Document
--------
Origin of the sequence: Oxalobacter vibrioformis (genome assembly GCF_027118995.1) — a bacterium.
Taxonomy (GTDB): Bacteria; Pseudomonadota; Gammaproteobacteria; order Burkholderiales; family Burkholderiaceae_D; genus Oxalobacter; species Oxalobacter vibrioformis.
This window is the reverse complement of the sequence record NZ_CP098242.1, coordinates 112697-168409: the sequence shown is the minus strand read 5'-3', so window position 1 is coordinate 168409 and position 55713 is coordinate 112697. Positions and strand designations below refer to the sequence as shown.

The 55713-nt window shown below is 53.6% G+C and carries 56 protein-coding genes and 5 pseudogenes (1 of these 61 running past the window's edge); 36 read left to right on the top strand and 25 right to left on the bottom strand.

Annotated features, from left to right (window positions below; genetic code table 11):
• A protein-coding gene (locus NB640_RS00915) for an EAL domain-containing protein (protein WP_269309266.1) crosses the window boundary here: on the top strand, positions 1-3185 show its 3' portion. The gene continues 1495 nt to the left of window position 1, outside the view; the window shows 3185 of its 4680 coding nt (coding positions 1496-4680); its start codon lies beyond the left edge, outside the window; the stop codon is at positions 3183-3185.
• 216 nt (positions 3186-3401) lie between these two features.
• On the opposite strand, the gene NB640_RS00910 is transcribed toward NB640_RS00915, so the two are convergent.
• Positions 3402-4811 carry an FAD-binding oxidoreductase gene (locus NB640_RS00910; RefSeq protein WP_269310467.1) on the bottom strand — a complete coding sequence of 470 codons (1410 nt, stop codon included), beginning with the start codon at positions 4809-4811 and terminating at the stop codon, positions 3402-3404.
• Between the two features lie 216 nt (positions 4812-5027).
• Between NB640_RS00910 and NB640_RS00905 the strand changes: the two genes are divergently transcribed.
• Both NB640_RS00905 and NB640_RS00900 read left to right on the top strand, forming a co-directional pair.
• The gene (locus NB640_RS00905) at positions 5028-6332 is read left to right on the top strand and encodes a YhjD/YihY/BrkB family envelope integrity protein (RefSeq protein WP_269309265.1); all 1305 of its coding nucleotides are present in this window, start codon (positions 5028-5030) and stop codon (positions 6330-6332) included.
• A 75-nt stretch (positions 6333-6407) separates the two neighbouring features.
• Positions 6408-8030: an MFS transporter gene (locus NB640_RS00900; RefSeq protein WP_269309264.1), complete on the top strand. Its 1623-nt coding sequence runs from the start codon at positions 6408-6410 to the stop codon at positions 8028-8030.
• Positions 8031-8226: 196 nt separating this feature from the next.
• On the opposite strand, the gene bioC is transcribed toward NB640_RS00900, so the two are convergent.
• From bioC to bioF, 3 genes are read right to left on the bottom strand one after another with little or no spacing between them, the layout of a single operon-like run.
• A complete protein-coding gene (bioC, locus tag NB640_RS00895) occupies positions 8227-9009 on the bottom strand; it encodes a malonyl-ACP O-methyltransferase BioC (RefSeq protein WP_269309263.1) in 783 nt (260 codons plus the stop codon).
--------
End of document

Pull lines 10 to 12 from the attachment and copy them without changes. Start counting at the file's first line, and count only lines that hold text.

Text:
• Between the two features lie 216 nt (positions 4812-5027).
• Between NB640_RS00910 and NB640_RS00905 the strand changes: the two genes are divergently transcribed.
• Both NB640_RS00905 and NB640_RS00900 read left to right on the top strand, forming a co-directional pair.